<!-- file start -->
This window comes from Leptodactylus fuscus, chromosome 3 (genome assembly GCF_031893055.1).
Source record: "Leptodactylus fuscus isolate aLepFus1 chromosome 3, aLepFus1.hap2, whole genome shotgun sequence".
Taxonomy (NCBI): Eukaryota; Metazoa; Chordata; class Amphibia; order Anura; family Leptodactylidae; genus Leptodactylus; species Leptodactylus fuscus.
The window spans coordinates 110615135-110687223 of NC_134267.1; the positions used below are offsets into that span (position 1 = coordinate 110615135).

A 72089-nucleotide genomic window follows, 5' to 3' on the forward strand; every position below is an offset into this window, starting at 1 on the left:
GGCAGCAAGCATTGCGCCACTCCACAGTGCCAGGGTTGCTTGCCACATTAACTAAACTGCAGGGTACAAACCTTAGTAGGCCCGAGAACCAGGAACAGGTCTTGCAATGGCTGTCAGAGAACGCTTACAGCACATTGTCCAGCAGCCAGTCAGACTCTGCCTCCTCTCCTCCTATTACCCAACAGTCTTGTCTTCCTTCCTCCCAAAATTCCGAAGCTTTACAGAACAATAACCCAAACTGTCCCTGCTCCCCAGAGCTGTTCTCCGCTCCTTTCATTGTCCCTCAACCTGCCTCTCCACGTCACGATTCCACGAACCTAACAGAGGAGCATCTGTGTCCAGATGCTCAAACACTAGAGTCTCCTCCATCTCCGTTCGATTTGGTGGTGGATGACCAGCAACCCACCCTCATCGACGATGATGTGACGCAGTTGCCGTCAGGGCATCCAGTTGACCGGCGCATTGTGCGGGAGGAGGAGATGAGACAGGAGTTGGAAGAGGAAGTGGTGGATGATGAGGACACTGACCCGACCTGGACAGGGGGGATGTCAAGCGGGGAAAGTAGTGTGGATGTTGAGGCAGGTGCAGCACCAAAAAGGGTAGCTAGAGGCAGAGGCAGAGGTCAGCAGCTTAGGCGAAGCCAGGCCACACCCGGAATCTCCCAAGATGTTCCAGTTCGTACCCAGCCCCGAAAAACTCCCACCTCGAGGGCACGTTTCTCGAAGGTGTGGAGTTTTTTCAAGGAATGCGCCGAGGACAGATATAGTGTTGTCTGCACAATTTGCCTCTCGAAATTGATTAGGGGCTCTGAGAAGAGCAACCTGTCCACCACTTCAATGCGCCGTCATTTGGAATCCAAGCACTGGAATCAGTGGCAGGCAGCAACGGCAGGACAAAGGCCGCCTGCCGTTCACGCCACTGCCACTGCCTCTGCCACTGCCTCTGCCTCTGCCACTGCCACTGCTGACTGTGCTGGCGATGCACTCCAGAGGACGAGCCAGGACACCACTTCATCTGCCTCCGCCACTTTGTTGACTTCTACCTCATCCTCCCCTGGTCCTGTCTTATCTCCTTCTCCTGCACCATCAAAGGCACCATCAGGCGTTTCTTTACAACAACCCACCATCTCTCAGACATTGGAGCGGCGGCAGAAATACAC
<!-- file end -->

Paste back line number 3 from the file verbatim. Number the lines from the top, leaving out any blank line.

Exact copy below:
Taxonomy (NCBI): Eukaryota; Metazoa; Chordata; class Amphibia; order Anura; family Leptodactylidae; genus Leptodactylus; species Leptodactylus fuscus.